JIM COLEGROVE: I started the label in 2001. There have been 13 releases on the label. Mostly it was for Lost Country stuff but there are others but only a couple are reissues of old Juke Jumper CDs, another band I was in. I simply released stuff I liked. I am not hopeful of continued releases on the label as the CD business is pretty much a dead issue now except for special collectors. 3 Quarter Dime may very well be it.

mwe3: What have you got planned for writing new music, recording new sounds and also plans for Cool Groove moving forward? Have you any other plans as well involving music for the remainder of 2013 and into 2014?

JIM COLEGROVE: All of this remains to be seen. As everyone knows I am not a kid starting out but just the opposite. Be that as it may I am always searching for something and will probably be that way until I am no more. I still have an imagination.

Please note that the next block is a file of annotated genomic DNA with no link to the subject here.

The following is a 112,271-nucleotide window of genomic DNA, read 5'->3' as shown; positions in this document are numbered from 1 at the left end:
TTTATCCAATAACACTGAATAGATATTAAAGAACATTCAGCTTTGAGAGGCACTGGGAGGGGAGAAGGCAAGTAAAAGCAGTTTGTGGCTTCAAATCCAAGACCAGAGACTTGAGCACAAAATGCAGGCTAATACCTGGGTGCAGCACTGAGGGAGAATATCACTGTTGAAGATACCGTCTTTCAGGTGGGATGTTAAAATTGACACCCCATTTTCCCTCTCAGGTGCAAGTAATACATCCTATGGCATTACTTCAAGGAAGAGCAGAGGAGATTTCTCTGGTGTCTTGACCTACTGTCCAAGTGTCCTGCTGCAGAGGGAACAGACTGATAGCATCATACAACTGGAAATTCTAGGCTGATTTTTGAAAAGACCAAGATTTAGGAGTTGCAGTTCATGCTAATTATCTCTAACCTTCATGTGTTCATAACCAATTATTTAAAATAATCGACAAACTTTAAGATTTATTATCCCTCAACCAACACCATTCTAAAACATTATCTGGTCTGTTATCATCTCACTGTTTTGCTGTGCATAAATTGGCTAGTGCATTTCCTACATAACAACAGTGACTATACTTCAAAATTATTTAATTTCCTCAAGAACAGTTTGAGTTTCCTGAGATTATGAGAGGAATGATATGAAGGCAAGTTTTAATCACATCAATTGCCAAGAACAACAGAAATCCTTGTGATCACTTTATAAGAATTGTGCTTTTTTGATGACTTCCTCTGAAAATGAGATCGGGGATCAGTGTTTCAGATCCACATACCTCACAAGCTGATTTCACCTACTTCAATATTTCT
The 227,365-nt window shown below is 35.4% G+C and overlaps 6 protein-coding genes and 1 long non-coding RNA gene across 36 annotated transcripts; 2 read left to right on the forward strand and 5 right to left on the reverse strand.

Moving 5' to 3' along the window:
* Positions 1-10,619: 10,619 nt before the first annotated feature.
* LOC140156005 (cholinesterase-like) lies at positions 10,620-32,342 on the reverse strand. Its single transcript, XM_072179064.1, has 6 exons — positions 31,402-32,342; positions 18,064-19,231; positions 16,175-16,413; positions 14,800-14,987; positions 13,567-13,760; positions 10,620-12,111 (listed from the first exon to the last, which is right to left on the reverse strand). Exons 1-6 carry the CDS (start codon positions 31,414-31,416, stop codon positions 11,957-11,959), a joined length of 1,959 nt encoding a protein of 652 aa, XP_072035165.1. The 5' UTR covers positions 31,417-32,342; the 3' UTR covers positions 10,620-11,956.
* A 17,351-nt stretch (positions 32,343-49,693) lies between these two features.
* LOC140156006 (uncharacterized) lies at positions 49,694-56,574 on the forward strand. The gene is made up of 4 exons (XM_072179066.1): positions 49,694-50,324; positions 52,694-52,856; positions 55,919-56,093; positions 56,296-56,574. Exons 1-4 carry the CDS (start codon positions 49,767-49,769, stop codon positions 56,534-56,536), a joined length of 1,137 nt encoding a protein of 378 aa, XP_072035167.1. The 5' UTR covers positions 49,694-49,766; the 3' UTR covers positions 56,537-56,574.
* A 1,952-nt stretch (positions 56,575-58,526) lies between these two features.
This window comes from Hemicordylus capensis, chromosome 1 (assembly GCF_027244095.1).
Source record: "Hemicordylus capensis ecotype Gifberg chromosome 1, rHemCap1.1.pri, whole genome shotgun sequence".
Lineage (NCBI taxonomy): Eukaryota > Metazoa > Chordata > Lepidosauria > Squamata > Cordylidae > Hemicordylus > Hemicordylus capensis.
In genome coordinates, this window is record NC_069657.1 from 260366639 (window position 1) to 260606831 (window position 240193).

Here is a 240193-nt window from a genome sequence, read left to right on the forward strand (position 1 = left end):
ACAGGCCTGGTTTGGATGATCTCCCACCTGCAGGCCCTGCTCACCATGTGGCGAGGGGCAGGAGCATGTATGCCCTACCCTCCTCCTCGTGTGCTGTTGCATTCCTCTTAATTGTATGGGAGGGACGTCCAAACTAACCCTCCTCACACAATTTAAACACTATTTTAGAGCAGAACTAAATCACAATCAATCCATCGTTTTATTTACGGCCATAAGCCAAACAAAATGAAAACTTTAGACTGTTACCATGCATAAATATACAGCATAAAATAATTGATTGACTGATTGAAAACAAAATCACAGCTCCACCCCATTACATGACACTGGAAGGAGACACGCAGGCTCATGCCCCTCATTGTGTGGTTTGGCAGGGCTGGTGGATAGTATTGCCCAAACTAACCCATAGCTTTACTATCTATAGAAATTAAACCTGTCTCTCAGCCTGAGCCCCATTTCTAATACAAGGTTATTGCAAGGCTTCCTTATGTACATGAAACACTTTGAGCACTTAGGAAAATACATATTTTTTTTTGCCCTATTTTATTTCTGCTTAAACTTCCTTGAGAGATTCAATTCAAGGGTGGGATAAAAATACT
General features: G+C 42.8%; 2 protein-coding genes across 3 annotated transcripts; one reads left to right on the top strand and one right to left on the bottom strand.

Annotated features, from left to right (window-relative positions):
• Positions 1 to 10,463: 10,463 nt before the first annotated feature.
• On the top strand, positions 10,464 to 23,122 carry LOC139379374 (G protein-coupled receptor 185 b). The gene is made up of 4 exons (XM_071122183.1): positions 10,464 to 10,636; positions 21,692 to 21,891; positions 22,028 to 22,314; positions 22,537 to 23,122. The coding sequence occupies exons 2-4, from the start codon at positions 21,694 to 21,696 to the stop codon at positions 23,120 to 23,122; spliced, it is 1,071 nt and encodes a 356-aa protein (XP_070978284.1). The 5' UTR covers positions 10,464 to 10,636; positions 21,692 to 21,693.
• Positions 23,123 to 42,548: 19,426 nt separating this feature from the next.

1/ Jim Colegrove today
2/ A photo from a newpaper of Felix Pappalardi playing organ with Bo Grumpus at The Boston Tea Party in 1968.
3/ A photo of Felix playing bass with me playing guitar from the same gig.
4/ A favorite photo of Stephen Bruton and me at my home in Woodstock 1972. Stephen was one of the greats that I mention on the CD. His brother, Sumter, and I formed the Juke Jumpers. He passed away some years ago.
5/ A photo of N.D. and me in our band at Little Mickey's Cocktails A-Go-Go in Dayton, Ohio 1966 before we left for Boston later that year.
6/ A photo of Bo Grumpus on stage at the Cafe Wha? in 1967. Eddie Mottau, me, Joe Hutchinson. N.D. is on drums but out of the frame.
7/ The first promo photo of Bo Grumpus taken by Gail Collins in front of their apartment in MacDougal Alley, summer 1967. That's me, Joe Hutchinson, N.D. Smart, Eddie Mottau.
8/ One of my favorite photos of the Juke Jumpers from 1980. The band was together in one form or another for 17 years (1977-1994), toured coast-to-coast in the U.S. and played in Europe.

Thanks to Jim Colegrove @ www.TheCoolGroove.com